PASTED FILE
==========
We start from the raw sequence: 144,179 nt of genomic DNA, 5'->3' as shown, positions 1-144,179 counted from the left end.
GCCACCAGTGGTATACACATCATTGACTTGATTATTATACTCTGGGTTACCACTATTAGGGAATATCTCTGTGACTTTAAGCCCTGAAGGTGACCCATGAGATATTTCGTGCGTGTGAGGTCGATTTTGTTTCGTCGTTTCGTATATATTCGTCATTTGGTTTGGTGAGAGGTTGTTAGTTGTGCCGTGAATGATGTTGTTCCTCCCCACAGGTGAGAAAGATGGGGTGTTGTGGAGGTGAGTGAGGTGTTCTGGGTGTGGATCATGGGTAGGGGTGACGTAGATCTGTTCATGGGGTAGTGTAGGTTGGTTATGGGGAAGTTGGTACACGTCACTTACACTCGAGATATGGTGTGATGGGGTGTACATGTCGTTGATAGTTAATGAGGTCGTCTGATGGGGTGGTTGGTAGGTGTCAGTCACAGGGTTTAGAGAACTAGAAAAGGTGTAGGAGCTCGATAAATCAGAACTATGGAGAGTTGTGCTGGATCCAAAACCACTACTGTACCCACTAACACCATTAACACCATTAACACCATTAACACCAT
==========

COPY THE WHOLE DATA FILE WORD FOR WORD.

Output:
We start from the raw sequence: 144,179 nt of genomic DNA, 5'->3' as shown, positions 1-144,179 counted from the left end.
GCCACCAGTGGTATACACATCATTGACTTGATTATTATACTCTGGGTTACCACTATTAGGGAATATCTCTGTGACTTTAAGCCCTGAAGGTGACCCATGAGATATTTCGTGCGTGTGAGGTCGATTTTGTTTCGTCGTTTCGTATATATTCGTCATTTGGTTTGGTGAGAGGTTGTTAGTTGTGCCGTGAATGATGTTGTTCCTCCCCACAGGTGAGAAAGATGGGGTGTTGTGGAGGTGAGTGAGGTGTTCTGGGTGTGGATCATGGGTAGGGGTGACGTAGATCTGTTCATGGGGTAGTGTAGGTTGGTTATGGGGAAGTTGGTACACGTCACTTACACTCGAGATATGGTGTGATGGGGTGTACATGTCGTTGATAGTTAATGAGGTCGTCTGATGGGGTGGTTGGTAGGTGTCAGTCACAGGGTTTAGAGAACTAGAAAAGGTGTAGGAGCTCGATAAATCAGAACTATGGAGAGTTGTGCTGGATCCAAAACCACTACTGTACCCACTAACACCATTAACACCATTAACACCATTAACACCAT